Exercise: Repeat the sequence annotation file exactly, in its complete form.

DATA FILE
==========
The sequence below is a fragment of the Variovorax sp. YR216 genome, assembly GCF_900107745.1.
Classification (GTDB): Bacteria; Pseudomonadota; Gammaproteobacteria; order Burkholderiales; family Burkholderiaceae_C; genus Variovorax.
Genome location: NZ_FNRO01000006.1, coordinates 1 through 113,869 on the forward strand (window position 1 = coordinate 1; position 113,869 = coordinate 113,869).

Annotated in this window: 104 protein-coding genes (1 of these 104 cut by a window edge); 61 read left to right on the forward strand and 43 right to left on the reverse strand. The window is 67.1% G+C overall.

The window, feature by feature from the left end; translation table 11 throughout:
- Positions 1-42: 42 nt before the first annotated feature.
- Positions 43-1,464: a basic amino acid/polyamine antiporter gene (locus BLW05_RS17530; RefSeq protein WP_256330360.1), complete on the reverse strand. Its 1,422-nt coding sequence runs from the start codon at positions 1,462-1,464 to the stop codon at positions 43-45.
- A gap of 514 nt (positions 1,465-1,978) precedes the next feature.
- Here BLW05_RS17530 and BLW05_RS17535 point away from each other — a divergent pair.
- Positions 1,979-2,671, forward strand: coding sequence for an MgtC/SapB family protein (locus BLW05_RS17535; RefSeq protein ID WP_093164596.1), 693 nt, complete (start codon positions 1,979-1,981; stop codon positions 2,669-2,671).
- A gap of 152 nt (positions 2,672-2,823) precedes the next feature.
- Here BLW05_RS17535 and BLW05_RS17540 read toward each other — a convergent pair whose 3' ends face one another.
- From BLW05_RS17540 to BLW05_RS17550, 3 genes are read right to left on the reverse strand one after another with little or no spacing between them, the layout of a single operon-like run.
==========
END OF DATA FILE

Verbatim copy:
The sequence below is a fragment of the Variovorax sp. YR216 genome, assembly GCF_900107745.1.
Classification (GTDB): Bacteria; Pseudomonadota; Gammaproteobacteria; order Burkholderiales; family Burkholderiaceae_C; genus Variovorax.
Genome location: NZ_FNRO01000006.1, coordinates 1 through 113,869 on the forward strand (window position 1 = coordinate 1; position 113,869 = coordinate 113,869).

Annotated in this window: 104 protein-coding genes (1 of these 104 cut by a window edge); 61 read left to right on the forward strand and 43 right to left on the reverse strand. The window is 67.1% G+C overall.

The window, feature by feature from the left end; translation table 11 throughout:
- Positions 1-42: 42 nt before the first annotated feature.
- Positions 43-1,464: a basic amino acid/polyamine antiporter gene (locus BLW05_RS17530; RefSeq protein WP_256330360.1), complete on the reverse strand. Its 1,422-nt coding sequence runs from the start codon at positions 1,462-1,464 to the stop codon at positions 43-45.
- A gap of 514 nt (positions 1,465-1,978) precedes the next feature.
- Here BLW05_RS17530 and BLW05_RS17535 point away from each other — a divergent pair.
- Positions 1,979-2,671, forward strand: coding sequence for an MgtC/SapB family protein (locus BLW05_RS17535; RefSeq protein ID WP_093164596.1), 693 nt, complete (start codon positions 1,979-1,981; stop codon positions 2,669-2,671).
- A gap of 152 nt (positions 2,672-2,823) precedes the next feature.
- Here BLW05_RS17535 and BLW05_RS17540 read toward each other — a convergent pair whose 3' ends face one another.
- From BLW05_RS17540 to BLW05_RS17550, 3 genes are read right to left on the reverse strand one after another with little or no spacing between them, the layout of a single operon-like run.